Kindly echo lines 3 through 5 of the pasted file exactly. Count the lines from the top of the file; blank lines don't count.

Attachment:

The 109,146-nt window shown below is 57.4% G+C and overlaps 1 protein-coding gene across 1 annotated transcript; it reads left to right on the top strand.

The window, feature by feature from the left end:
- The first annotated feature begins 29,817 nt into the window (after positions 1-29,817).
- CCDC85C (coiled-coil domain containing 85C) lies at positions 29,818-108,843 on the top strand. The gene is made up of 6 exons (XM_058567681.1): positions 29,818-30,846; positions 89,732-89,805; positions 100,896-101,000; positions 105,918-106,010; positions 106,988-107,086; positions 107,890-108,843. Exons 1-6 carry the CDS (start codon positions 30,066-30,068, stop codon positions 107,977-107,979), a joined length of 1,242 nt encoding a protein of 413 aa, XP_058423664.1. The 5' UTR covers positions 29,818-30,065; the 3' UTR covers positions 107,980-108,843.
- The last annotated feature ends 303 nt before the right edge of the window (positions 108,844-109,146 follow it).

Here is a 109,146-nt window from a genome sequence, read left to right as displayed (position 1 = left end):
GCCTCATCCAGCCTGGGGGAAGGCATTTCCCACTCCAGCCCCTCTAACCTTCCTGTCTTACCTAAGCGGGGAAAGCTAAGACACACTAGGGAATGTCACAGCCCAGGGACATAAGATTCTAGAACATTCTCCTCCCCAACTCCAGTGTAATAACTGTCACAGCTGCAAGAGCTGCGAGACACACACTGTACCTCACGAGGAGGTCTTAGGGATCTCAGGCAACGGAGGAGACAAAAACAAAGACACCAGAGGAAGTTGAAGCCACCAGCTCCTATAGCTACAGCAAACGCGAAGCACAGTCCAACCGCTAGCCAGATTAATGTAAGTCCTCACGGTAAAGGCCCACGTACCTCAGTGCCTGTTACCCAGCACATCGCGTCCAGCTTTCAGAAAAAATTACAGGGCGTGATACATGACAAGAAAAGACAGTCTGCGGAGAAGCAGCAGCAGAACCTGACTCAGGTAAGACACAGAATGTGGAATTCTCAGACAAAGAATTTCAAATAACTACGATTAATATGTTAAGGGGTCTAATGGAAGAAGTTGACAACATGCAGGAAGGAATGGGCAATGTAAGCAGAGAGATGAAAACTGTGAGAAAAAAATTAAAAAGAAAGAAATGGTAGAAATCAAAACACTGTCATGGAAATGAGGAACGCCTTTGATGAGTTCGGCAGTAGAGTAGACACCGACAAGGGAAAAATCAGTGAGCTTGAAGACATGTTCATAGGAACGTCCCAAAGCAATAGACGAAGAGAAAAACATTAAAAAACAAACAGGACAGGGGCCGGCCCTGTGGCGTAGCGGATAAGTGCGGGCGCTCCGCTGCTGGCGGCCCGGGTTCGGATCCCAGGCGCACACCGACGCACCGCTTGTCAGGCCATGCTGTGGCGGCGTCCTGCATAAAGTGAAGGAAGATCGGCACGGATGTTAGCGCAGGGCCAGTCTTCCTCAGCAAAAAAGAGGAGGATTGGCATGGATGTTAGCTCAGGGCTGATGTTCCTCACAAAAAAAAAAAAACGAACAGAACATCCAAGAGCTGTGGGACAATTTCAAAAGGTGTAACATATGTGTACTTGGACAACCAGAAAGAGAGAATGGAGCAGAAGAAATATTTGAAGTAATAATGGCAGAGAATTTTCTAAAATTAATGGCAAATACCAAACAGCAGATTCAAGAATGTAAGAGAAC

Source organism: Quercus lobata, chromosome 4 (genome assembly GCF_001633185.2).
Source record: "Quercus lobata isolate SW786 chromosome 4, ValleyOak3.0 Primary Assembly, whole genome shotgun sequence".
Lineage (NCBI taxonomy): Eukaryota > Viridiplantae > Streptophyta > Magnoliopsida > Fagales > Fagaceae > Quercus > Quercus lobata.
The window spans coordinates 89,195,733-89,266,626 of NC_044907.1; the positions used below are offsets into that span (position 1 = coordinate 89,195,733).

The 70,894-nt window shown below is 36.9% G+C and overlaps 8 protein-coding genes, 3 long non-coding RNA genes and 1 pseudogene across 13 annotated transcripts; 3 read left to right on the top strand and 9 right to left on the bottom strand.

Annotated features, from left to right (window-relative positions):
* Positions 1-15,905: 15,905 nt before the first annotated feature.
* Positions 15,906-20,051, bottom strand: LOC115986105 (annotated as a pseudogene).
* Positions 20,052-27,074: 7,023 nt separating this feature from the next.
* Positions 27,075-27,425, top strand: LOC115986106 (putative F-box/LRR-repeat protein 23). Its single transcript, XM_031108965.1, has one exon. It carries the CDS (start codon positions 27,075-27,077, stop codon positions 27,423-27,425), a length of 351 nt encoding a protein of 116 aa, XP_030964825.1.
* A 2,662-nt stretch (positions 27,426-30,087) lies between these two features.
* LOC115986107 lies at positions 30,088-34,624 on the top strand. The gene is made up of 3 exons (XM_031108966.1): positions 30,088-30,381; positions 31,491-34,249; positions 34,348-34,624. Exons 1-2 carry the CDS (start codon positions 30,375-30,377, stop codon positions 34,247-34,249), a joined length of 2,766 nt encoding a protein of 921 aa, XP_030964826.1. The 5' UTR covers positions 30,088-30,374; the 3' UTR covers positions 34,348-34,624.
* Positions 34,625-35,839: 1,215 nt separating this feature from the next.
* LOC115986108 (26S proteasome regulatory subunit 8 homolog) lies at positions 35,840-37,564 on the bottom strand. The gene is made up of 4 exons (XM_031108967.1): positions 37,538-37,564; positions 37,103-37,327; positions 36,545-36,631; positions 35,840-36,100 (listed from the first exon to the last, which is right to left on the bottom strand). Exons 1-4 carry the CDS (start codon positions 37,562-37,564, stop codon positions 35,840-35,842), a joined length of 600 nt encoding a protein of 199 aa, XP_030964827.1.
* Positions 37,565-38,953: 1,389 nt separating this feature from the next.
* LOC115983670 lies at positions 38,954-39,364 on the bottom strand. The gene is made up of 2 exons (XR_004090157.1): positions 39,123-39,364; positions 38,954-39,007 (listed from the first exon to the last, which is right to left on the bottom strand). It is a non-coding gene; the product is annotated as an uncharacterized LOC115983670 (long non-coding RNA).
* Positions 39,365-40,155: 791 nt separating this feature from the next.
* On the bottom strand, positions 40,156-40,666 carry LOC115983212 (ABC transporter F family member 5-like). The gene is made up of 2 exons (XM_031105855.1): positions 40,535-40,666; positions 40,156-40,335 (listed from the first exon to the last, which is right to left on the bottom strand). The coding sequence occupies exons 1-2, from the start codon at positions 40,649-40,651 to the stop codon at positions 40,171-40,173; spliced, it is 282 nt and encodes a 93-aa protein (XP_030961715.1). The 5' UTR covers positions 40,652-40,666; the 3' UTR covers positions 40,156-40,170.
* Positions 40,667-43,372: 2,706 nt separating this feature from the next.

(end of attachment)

- The first annotated feature begins 29,817 nt into the window (after positions 1-29,817).
- CCDC85C (coiled-coil domain containing 85C) lies at positions 29,818-108,843 on the top strand. The gene is made up of 6 exons (XM_058567681.1): positions 29,818-30,846; positions 89,732-89,805; positions 100,896-101,000; positions 105,918-106,010; positions 106,988-107,086; positions 107,890-108,843. Exons 1-6 carry the CDS (start codon positions 30,066-30,068, stop codon positions 107,977-107,979), a joined length of 1,242 nt encoding a protein of 413 aa, XP_058423664.1. The 5' UTR covers positions 29,818-30,065; the 3' UTR covers positions 107,980-108,843.
- The last annotated feature ends 303 nt before the right edge of the window (positions 108,844-109,146 follow it).